Editors' Note: This article is part of the Patheos Public Square on Faith and the Election. Read other perspectives here.
The crude behavior and xenophobic rhetoric of candidate Trump is not an anomaly. Donald Trump's presidential campaign is exactly what we should have expected, given the nature of the entertainment-driven circus that is American electoral politics. Our nation's political discourse on internet blogs, cable news, and even presidential debates is more akin to a reality show than an effort to achieve consensus through rational debate within the "public square."
As political theorist Sheldon Wolin pointed out, the organization of campaigns, the formulation of public policies in think tanks and private foundations and organizations such as ALEC, depend upon huge concentrations of money that only corporations and a few private individuals can command. The current "talking points" that purport to represent conservative and liberal policy priorities have been hammered out behind closed doors, with talking points designed to appeal to voters' fears, prejudices, and sense of outrage. As a result, Wolin argues, the "democratic" citizen has been reduced to the status of voter who is courted and manipulated but only allowed cameo appearances scripted by political opinion-makers. American "democracy," he argues, is not really "representative democracy," but, rather, is based on various representations of democracy: public opinion polls, electronic town meetings, and elections.
It is time for persons of Christian faith to refuse to be caught up in this charade by assuming that Christian political engagement means choosing which major political party to align ourselves with, as if the American political spectrum sets the terms for public moral discourse. We should not allow our imaginations to be constrained by the cramped binary framing of issues characteristic of the two-party monopoly.
Why have we been so vulnerable to this captivity of our moral imagination? For too long, too many of us have assumed that this is "our" culture, that there is a deep compatibility between the culture and politics of the United States and the Christian faith.
Perhaps Christians will render the greatest service to the quality of moral deliberation about political issues in the United States when we recover, in the words of Eugene McCarraher, the church's true mission as "the annunciation and performance of the new order inaugurated in the death and resurrection of Christ." We need to re-imagine themselves as citizens of another social order, the Kingdom of God, with values that will never quite fit comfortably into any human political order. If we derive our identity and fundamental moral vision from Jesus' priorities — such as peacemaking, the repudiation of quests for domination and wealth, and concern for the world's most destitute persons — we will never fit comfortably into a society that venerates the wealthy, considers poverty to be moral failure, and maintains an increasingly harsh and punitive criminal justice system, especially for the poor and racial minorities.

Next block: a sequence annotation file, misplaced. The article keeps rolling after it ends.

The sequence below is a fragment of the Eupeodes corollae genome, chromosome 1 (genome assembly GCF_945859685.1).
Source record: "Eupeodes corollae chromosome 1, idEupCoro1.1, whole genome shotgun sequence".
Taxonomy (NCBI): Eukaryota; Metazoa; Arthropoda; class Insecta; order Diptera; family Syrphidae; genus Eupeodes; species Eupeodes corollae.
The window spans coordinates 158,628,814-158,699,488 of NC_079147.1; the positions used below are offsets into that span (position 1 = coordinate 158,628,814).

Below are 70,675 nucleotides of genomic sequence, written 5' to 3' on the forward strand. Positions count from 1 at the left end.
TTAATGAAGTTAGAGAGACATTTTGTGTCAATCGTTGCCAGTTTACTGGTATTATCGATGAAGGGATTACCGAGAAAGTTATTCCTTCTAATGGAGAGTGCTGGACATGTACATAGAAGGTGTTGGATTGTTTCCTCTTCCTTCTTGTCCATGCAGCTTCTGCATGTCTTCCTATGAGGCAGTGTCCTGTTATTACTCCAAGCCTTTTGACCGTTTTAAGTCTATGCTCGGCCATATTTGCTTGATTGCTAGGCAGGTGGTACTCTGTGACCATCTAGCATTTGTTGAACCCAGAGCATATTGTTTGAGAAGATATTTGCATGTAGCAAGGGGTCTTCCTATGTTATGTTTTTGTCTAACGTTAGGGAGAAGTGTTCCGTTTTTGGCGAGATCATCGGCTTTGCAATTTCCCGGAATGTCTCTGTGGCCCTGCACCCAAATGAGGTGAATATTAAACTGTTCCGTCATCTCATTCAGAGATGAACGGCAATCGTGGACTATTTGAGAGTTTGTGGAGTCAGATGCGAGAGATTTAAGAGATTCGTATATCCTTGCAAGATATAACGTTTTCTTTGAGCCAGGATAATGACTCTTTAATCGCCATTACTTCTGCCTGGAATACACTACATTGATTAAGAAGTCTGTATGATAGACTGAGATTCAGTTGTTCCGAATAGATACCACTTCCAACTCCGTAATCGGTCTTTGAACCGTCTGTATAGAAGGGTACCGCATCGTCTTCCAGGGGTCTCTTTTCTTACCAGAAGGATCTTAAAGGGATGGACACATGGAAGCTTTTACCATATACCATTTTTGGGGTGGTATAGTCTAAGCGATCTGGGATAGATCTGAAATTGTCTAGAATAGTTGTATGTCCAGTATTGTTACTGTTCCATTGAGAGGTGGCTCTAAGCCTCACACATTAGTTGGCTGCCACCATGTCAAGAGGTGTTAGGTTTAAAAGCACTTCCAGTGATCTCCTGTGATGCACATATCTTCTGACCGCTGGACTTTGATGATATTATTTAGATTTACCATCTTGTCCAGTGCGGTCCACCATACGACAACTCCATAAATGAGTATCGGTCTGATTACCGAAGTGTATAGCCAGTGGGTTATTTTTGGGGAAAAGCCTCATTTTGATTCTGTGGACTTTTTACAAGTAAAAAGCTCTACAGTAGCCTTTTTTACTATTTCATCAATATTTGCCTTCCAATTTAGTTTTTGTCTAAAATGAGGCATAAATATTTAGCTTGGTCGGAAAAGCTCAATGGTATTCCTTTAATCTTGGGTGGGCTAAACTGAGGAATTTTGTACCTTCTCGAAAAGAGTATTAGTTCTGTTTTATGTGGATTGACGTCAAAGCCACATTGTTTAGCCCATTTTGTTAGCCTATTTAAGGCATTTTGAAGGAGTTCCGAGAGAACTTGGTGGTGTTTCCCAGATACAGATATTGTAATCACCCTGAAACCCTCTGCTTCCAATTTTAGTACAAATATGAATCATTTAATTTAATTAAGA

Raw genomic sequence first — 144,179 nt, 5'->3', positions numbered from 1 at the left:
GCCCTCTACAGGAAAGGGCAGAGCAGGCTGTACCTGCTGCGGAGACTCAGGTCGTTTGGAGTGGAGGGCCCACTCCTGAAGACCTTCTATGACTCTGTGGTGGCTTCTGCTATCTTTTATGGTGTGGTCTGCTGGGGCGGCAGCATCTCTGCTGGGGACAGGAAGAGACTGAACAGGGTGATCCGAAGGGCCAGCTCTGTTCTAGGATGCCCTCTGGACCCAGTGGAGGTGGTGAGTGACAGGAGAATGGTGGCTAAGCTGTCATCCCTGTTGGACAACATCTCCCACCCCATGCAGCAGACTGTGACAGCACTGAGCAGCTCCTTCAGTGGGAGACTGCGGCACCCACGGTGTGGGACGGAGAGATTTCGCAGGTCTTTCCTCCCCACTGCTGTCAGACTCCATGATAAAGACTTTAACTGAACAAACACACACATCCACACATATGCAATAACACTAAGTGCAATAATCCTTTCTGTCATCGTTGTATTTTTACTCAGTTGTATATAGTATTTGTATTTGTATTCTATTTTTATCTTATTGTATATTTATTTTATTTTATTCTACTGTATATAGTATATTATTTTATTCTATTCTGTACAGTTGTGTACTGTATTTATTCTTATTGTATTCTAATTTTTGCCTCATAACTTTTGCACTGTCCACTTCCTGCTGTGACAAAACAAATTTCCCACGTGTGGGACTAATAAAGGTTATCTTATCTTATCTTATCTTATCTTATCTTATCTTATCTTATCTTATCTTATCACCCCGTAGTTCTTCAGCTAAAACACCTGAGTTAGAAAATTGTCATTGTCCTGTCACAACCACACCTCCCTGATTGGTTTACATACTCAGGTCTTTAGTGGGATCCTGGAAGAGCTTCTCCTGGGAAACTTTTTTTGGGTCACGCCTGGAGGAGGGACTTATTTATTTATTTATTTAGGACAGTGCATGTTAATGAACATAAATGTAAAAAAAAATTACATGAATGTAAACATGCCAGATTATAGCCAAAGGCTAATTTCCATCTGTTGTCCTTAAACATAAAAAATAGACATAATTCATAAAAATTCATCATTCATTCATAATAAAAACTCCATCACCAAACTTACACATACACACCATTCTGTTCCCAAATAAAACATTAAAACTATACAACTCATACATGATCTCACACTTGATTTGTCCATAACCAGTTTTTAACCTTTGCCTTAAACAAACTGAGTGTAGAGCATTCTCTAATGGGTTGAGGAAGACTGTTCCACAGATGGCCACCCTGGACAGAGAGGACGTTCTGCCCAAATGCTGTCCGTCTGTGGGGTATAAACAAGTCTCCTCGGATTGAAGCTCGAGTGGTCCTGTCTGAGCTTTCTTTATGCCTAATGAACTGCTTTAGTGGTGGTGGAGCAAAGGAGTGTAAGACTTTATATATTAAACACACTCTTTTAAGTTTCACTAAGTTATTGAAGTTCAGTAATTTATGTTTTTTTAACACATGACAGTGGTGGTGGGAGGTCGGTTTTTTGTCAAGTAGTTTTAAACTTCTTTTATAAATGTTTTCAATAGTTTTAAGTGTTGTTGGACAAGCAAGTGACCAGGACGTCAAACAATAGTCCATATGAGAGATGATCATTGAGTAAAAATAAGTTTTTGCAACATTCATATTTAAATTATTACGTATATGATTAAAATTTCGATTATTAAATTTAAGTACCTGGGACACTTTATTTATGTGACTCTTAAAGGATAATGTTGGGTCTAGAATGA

The disengagement that results from cultivating a stronger sense that we do not fit in so well here may, ironically, make possible deeper levels of meaningful political engagement. We might start asking profound questions that are informed by a deeply Christian moral vision, but are potentially meaningful to persons who may not share our faith commitments. These are the kinds of questions our political rhetoric ignores or represses. I will offer a few examples:
Why was there such outrage because the President's recent trip to Hiroshima might have given the appearance of an apology he did not in fact deliver? After all, the use of a nuclear weapon, which inevitably targets civilian populations, violates the Just War Theory. Why are some Americans so invested in the belief that our nation is innocent and unimpeachably righteous? The Christian faith emphasizes the universality of sin and therefore, the impossibility that any human project could escape the sinfulness of the human condition. Does this anger disclose the idolatrous notion that the United States is not a human project, but a quasi-divine moral authority beyond moral censure? But, we might ask, it not possible to love one's nation deeply and yet face honestly past and present moral failures?
At present, our only shared value seems to be a commitment to individual liberty in the marketplace or in one's personal life. But it needs to be asked whether a commitment to individual liberty alone is conducive to human flourishing in a good society. This is urgent at a moment when our economic system is not generating enough family-supporting jobs and far too many families feature two breadwinners, both working full-time in low-wage jobs, one missed paycheck or serious illness away from poverty. Was the market created for humans or humans for the market? Is a good society one where persons are at the mercy of the "creative destruction" of unstable global markets and rapid technological change or is a good society one where mechanisms exist to make access to family-supporting jobs available to all while also holding persons accountable to work? What moral values should Christians glean from the provisions in the Old Testament that were designed so that everyone had access to livelihood?